Other Financial Products

Foreign futures, precious metals, volatility ETNs, and swaps.

Traders have a bevy of financial products to choose from these days.

Foreign futures

Many foreign brokers promise Americans Section 1256 tax breaks on foreign futures. They mention Commodity Futures Trading Commission (CFTC) “no action letters” granting certain exchanges approval for marketing to Americans. These brokers overlook the other requirement: an IRS revenue ruling granting Section 1256 tax treatment to the foreign futures exchange. Only a handful of exchanges currently have this IRS revenue ruling, including Eurex, LIFFE, ICE Futures Europe, and ICE Futures Canada. (Read our blog Tax Treatment for Foreign Futures to see the list of exchanges with this IRS approval.) Remember, Section 1256 tax treatment uses MTM accounting at year-end. Foreign futures without Section 1256 are reported like securities.

Precious metals

There are many different ways to invest in precious metals, and tax treatment varies. Physical precious metals are “collectibles” which are a special class of capital assets. If collectibles are held over one year (long-term), sales are taxed at the “collectibles” tax rate — the taxpayer’s ordinary rate capped at 28%.

It’s different for regular capital assets like securities: individuals in the 10% and 12% ordinary income tax brackets pay 0% on long-term capital gains (LTCG); 15% LTCG rate for the middle brackets; and 20% for the top LTCG bracket. This translates to materially higher tax rates on collectibles for all taxpayers in all tax brackets vs. regular LTCG tax rates.

For this reason, some people invest in physical precious metals inside their IRAs. Several years ago, Congress and the IRS loosened the rules allowing IRAs to invest in precious metals.

If collectibles are held one year or less in a taxable account, the short-term capital gains ordinary tax rate applies no different from the regular STCG tax rate. Realized gains and losses in collectibles are reported on Form 8949 and Schedule D along with other capital gains and losses, which means the capital loss limitation of $3,000 against ordinary income applies on individual tax returns. There are special ordering rules for collectibles vs. other capital asset classes. Precious metals are not securities, so wash-sale loss adjustments, and Section 475 does not apply. Read our blog post: Tax Treatment For Precious Metals.

Volatility Products & Exchange Traded Notes (ETNs)

There are many different types of volatility-based financial products to trade, and tax treatment varies. For example, CBOE Volatility Index (VIX) futures are taxed as Section 1256 contracts with lower 60/40 MTM tax rates. The NYSE-traded SVXY is an ETF taxed as a security.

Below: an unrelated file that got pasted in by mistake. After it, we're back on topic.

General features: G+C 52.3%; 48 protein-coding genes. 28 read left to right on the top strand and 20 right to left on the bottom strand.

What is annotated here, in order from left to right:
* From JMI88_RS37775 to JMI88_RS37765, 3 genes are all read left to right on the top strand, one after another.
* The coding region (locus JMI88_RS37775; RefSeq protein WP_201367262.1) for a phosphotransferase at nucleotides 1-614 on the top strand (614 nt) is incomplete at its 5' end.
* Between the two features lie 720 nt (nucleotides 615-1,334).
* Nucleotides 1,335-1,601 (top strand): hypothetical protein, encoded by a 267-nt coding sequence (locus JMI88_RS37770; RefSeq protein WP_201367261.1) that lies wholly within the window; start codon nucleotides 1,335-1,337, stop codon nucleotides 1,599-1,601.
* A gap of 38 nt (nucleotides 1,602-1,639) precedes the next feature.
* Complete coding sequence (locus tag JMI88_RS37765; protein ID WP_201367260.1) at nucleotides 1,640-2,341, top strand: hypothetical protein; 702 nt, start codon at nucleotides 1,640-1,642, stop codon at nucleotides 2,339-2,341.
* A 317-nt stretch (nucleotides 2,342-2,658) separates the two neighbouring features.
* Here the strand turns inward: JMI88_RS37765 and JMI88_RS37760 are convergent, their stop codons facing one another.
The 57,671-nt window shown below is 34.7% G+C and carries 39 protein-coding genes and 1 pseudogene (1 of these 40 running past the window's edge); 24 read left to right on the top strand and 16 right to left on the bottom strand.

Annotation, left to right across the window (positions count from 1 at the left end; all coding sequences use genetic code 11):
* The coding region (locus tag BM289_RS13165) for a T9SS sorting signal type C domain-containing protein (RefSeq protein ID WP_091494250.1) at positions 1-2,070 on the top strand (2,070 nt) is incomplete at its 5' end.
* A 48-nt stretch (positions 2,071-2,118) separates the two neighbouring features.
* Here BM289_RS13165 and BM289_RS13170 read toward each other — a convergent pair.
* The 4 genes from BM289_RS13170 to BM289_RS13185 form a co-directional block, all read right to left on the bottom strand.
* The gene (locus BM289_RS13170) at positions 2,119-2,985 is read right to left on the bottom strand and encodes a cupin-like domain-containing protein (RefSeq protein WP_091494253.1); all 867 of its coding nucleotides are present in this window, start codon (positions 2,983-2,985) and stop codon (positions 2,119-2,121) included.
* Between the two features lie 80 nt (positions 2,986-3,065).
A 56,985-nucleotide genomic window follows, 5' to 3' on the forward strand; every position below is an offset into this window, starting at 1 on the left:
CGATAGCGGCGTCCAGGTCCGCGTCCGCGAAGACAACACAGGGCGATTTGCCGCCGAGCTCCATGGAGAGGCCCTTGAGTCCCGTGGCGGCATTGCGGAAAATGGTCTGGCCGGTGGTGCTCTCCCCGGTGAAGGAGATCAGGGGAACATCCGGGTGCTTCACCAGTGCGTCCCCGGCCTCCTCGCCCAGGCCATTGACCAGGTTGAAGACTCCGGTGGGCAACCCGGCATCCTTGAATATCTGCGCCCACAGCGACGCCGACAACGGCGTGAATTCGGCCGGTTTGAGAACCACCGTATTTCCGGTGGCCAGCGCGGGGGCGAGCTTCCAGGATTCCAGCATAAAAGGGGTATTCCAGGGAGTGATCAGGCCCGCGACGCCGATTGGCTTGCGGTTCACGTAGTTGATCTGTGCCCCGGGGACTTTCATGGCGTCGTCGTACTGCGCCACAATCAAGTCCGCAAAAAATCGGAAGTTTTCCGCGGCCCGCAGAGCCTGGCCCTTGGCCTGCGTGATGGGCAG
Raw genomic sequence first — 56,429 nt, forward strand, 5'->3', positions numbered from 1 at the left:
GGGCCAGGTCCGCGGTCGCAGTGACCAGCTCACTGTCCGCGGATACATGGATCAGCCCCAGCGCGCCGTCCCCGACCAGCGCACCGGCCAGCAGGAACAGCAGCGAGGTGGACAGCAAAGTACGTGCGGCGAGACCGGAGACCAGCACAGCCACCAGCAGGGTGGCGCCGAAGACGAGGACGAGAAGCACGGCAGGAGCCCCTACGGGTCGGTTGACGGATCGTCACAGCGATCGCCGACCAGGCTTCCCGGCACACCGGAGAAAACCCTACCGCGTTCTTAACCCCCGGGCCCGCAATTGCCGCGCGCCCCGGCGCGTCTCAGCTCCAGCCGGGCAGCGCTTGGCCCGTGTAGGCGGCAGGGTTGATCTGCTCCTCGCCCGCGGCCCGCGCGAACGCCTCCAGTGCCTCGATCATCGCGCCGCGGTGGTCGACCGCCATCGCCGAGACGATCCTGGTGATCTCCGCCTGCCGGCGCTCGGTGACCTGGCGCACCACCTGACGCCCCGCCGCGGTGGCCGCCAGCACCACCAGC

Volatility ETNs are structured as “prepaid forward contracts” or as “debt instruments.” Our tax counsel says that an ETN prepaid forward contract is not considered a security by the IRS, whereas, ETN debt instruments are.

Sales of ETN prepaid forward contracts use the realization method on sales. Long-term capital gains rates apply if held 12 months or longer. Because it’s not a security, ETN prepaid forward contracts (i.e., VXX) are not subject to wash-sale loss adjustments and Section 475 (if elected). ETNs debt instruments (i.e., UGAZ) are securities and are subject to wash sale losses and Section 475 (if elected).

There is substantial authority to treat CBOE-listed options on volatility ETNs, and on volatility ETFs structured as publicly traded partnerships as “non-equity options” with Section 1256 treatment. (See our blogs: How To Apply Lower Tax Rates To Volatility Options, and ETNs Have Different Structures With Varying Tax Treatment.)

In preparing Form 1099-Bs, many brokers use the tax classification determined by exchanges for labeling securities vs. 1256 contracts. Some brokers treat both types of ETNs as securities on 1099-Bs, even though prepaid forward contracts do not fall in that category. Some brokers treat CBOE-listed options on volatility ETNs and ETF PTPs as securities on Form 1099-Bs, even though they are eligible for Section 1256 treatment. Taxpayers can depart from 1099-Bs based on substantial authority positions and explain why in a tax return footnote.

Swap contracts

The Dodd-Frank financial regulation law promised to clear private swap transactions on exchanges to protect the markets from another swap-induced financial meltdown — remember those credit default swaps with insufficient margin? When Dodd-Frank was enacted, traders hoped that clearing on futures exchanges would allow Section 1256 tax treatment. They were wrong: Congress and the IRS immediately communicated that Section 1256 would not apply to swap transactions, and they confirmed ordinary gain or loss treatment.

Excerpt from Green’s 2019 Trader Tax Guide.